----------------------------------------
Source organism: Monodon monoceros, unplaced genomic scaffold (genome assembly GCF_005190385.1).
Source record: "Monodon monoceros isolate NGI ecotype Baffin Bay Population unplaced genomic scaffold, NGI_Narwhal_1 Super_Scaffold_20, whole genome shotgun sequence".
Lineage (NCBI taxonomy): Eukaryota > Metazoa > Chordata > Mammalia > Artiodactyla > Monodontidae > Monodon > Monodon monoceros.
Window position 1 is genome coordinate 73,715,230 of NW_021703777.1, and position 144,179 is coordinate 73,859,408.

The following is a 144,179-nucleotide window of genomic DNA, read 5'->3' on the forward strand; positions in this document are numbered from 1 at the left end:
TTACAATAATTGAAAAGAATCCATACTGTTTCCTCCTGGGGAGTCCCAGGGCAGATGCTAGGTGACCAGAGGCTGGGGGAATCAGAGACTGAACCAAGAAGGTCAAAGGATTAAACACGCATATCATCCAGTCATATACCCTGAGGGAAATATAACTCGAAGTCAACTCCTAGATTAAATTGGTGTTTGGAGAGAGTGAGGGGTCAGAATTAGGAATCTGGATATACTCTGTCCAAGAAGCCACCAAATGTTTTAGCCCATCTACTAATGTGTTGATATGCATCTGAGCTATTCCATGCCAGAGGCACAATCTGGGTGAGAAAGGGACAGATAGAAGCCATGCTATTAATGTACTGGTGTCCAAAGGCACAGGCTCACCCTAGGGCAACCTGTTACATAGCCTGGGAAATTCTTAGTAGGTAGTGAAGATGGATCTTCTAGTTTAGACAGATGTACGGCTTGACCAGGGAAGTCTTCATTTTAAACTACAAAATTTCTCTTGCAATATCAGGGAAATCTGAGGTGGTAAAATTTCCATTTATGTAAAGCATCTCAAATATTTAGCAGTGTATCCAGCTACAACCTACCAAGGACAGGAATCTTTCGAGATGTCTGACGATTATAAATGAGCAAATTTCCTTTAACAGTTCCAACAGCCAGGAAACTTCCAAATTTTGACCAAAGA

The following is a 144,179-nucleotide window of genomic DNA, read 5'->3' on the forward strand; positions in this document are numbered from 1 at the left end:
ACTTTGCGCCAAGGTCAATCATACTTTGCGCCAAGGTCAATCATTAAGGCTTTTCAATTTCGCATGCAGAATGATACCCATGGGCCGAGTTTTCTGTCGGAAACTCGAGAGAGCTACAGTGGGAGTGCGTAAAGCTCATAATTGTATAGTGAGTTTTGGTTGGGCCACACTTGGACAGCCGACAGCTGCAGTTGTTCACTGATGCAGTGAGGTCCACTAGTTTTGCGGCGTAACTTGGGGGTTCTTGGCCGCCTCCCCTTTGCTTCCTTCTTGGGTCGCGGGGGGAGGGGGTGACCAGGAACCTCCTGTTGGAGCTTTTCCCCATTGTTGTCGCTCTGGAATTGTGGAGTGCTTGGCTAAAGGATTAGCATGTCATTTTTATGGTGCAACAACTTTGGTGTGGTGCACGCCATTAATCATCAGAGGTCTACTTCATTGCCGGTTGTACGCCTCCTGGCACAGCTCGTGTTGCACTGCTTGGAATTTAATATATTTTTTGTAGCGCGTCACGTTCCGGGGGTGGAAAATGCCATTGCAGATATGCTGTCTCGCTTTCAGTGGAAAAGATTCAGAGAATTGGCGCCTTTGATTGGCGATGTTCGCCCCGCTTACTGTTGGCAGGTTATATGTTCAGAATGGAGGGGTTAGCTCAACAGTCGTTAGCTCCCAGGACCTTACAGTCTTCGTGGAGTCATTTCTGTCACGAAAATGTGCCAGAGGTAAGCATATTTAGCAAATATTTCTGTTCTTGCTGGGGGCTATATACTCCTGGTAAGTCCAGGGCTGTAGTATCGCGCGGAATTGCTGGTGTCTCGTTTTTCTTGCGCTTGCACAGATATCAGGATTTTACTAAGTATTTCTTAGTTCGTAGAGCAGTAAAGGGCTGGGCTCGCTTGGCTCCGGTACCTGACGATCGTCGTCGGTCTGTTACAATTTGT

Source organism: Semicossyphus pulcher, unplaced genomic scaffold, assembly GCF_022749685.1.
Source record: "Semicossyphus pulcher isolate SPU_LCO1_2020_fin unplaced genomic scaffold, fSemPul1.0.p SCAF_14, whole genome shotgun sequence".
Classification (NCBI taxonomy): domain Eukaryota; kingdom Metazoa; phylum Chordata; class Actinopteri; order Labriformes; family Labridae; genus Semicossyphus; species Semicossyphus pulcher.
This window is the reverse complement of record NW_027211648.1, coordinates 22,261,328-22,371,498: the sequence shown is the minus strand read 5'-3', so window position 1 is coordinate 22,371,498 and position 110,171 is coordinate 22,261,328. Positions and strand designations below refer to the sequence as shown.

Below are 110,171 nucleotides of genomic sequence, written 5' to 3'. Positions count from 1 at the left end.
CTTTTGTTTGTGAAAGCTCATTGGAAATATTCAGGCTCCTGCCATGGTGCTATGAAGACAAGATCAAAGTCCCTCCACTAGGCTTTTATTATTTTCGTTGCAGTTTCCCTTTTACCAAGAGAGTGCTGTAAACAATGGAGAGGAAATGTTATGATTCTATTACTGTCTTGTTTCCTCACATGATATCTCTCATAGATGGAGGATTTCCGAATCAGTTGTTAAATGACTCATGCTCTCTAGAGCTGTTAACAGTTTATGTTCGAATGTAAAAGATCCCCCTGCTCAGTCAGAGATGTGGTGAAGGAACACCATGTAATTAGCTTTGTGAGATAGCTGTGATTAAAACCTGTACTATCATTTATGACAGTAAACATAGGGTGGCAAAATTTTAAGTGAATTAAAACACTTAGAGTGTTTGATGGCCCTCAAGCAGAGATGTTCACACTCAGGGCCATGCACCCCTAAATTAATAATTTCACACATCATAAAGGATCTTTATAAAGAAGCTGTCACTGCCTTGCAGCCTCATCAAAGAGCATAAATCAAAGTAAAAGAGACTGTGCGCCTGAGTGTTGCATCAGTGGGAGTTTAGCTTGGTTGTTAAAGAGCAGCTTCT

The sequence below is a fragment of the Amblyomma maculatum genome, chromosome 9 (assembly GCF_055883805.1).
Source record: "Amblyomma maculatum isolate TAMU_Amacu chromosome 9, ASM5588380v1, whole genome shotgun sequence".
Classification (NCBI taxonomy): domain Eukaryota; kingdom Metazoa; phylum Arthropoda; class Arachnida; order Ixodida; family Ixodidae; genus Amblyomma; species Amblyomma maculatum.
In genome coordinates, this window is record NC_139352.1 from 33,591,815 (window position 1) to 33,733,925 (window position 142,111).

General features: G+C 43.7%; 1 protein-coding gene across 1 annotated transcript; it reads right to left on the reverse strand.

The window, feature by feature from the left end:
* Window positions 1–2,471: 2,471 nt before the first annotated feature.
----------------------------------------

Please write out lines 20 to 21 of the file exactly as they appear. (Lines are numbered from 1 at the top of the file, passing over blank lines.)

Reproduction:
The window, feature by feature from the left end:
* Window positions 1–2,471: 2,471 nt before the first annotated feature.